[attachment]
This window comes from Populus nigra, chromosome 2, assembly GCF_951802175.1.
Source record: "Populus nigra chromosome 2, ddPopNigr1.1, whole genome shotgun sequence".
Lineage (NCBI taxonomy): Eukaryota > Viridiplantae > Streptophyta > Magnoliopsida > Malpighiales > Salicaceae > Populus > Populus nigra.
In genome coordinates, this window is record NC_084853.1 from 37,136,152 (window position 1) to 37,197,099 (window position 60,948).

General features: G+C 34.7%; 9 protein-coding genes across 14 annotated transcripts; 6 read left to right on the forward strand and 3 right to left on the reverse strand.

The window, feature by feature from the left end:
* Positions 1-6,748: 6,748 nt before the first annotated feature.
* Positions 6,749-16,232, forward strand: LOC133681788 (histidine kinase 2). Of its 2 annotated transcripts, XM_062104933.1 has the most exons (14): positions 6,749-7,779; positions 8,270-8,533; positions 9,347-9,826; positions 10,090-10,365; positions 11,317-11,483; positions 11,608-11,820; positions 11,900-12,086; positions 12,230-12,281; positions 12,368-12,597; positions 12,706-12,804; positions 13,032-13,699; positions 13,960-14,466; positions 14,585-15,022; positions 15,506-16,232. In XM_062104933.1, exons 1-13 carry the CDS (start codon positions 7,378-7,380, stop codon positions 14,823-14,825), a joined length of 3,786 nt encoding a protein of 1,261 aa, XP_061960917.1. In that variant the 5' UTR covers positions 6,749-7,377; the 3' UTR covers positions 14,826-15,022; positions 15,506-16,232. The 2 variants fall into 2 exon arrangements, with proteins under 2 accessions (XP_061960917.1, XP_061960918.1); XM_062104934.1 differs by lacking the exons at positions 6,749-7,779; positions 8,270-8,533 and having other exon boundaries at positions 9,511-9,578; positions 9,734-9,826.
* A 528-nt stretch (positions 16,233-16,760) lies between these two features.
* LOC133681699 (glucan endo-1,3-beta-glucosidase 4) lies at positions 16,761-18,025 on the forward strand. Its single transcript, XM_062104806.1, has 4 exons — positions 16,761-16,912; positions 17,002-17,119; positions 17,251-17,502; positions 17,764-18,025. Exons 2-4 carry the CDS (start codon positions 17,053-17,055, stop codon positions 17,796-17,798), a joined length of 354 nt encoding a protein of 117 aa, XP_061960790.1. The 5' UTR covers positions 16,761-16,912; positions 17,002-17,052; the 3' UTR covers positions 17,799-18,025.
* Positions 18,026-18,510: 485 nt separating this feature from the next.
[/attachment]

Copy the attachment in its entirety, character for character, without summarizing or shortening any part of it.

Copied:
This window comes from Populus nigra, chromosome 2, assembly GCF_951802175.1.
Source record: "Populus nigra chromosome 2, ddPopNigr1.1, whole genome shotgun sequence".
Lineage (NCBI taxonomy): Eukaryota > Viridiplantae > Streptophyta > Magnoliopsida > Malpighiales > Salicaceae > Populus > Populus nigra.
In genome coordinates, this window is record NC_084853.1 from 37,136,152 (window position 1) to 37,197,099 (window position 60,948).

General features: G+C 34.7%; 9 protein-coding genes across 14 annotated transcripts; 6 read left to right on the forward strand and 3 right to left on the reverse strand.

The window, feature by feature from the left end:
* Positions 1-6,748: 6,748 nt before the first annotated feature.
* Positions 6,749-16,232, forward strand: LOC133681788 (histidine kinase 2). Of its 2 annotated transcripts, XM_062104933.1 has the most exons (14): positions 6,749-7,779; positions 8,270-8,533; positions 9,347-9,826; positions 10,090-10,365; positions 11,317-11,483; positions 11,608-11,820; positions 11,900-12,086; positions 12,230-12,281; positions 12,368-12,597; positions 12,706-12,804; positions 13,032-13,699; positions 13,960-14,466; positions 14,585-15,022; positions 15,506-16,232. In XM_062104933.1, exons 1-13 carry the CDS (start codon positions 7,378-7,380, stop codon positions 14,823-14,825), a joined length of 3,786 nt encoding a protein of 1,261 aa, XP_061960917.1. In that variant the 5' UTR covers positions 6,749-7,377; the 3' UTR covers positions 14,826-15,022; positions 15,506-16,232. The 2 variants fall into 2 exon arrangements, with proteins under 2 accessions (XP_061960917.1, XP_061960918.1); XM_062104934.1 differs by lacking the exons at positions 6,749-7,779; positions 8,270-8,533 and having other exon boundaries at positions 9,511-9,578; positions 9,734-9,826.
* A 528-nt stretch (positions 16,233-16,760) lies between these two features.
* LOC133681699 (glucan endo-1,3-beta-glucosidase 4) lies at positions 16,761-18,025 on the forward strand. Its single transcript, XM_062104806.1, has 4 exons — positions 16,761-16,912; positions 17,002-17,119; positions 17,251-17,502; positions 17,764-18,025. Exons 2-4 carry the CDS (start codon positions 17,053-17,055, stop codon positions 17,796-17,798), a joined length of 354 nt encoding a protein of 117 aa, XP_061960790.1. The 5' UTR covers positions 16,761-16,912; positions 17,002-17,052; the 3' UTR covers positions 17,799-18,025.
* Positions 18,026-18,510: 485 nt separating this feature from the next.